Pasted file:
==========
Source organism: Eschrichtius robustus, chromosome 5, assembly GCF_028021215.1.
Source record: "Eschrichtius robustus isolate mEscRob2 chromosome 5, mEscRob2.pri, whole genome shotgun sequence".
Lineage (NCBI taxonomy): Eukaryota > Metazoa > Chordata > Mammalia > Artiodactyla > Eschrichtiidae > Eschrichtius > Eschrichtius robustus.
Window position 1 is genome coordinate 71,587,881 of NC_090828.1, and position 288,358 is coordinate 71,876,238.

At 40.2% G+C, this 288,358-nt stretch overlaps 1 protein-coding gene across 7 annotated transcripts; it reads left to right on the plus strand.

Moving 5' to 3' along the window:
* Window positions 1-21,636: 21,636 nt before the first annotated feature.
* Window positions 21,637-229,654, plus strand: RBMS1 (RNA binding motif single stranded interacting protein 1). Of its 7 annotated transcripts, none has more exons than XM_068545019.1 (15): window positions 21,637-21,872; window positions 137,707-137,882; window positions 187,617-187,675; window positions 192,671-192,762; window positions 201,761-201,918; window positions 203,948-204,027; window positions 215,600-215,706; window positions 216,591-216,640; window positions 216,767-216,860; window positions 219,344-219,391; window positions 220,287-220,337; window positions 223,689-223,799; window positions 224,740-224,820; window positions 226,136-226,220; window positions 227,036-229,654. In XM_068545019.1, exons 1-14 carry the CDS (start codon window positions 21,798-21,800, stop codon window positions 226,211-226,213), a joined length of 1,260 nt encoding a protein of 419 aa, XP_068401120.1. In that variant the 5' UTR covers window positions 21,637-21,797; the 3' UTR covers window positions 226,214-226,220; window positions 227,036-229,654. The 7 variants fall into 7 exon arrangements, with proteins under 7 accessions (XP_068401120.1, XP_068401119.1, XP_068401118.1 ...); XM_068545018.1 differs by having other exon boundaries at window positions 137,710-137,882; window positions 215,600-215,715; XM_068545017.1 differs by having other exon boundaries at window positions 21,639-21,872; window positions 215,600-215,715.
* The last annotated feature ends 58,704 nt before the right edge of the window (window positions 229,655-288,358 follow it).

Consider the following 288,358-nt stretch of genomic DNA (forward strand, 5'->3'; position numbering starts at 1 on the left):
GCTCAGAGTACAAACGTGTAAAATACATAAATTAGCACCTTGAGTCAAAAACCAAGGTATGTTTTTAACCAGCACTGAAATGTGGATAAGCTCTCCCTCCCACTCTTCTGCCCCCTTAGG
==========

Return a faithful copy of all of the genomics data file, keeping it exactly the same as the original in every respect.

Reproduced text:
Source organism: Eschrichtius robustus, chromosome 5, assembly GCF_028021215.1.
Source record: "Eschrichtius robustus isolate mEscRob2 chromosome 5, mEscRob2.pri, whole genome shotgun sequence".
Lineage (NCBI taxonomy): Eukaryota > Metazoa > Chordata > Mammalia > Artiodactyla > Eschrichtiidae > Eschrichtius > Eschrichtius robustus.
Window position 1 is genome coordinate 71,587,881 of NC_090828.1, and position 288,358 is coordinate 71,876,238.

At 40.2% G+C, this 288,358-nt stretch overlaps 1 protein-coding gene across 7 annotated transcripts; it reads left to right on the plus strand.

Moving 5' to 3' along the window:
* Window positions 1-21,636: 21,636 nt before the first annotated feature.
* Window positions 21,637-229,654, plus strand: RBMS1 (RNA binding motif single stranded interacting protein 1). Of its 7 annotated transcripts, none has more exons than XM_068545019.1 (15): window positions 21,637-21,872; window positions 137,707-137,882; window positions 187,617-187,675; window positions 192,671-192,762; window positions 201,761-201,918; window positions 203,948-204,027; window positions 215,600-215,706; window positions 216,591-216,640; window positions 216,767-216,860; window positions 219,344-219,391; window positions 220,287-220,337; window positions 223,689-223,799; window positions 224,740-224,820; window positions 226,136-226,220; window positions 227,036-229,654. In XM_068545019.1, exons 1-14 carry the CDS (start codon window positions 21,798-21,800, stop codon window positions 226,211-226,213), a joined length of 1,260 nt encoding a protein of 419 aa, XP_068401120.1. In that variant the 5' UTR covers window positions 21,637-21,797; the 3' UTR covers window positions 226,214-226,220; window positions 227,036-229,654. The 7 variants fall into 7 exon arrangements, with proteins under 7 accessions (XP_068401120.1, XP_068401119.1, XP_068401118.1 ...); XM_068545018.1 differs by having other exon boundaries at window positions 137,710-137,882; window positions 215,600-215,715; XM_068545017.1 differs by having other exon boundaries at window positions 21,639-21,872; window positions 215,600-215,715.
* The last annotated feature ends 58,704 nt before the right edge of the window (window positions 229,655-288,358 follow it).

Consider the following 288,358-nt stretch of genomic DNA (forward strand, 5'->3'; position numbering starts at 1 on the left):
GCTCAGAGTACAAACGTGTAAAATACATAAATTAGCACCTTGAGTCAAAAACCAAGGTATGTTTTTAACCAGCACTGAAATGTGGATAAGCTCTCCCTCCCACTCTTCTGCCCCCTTAGG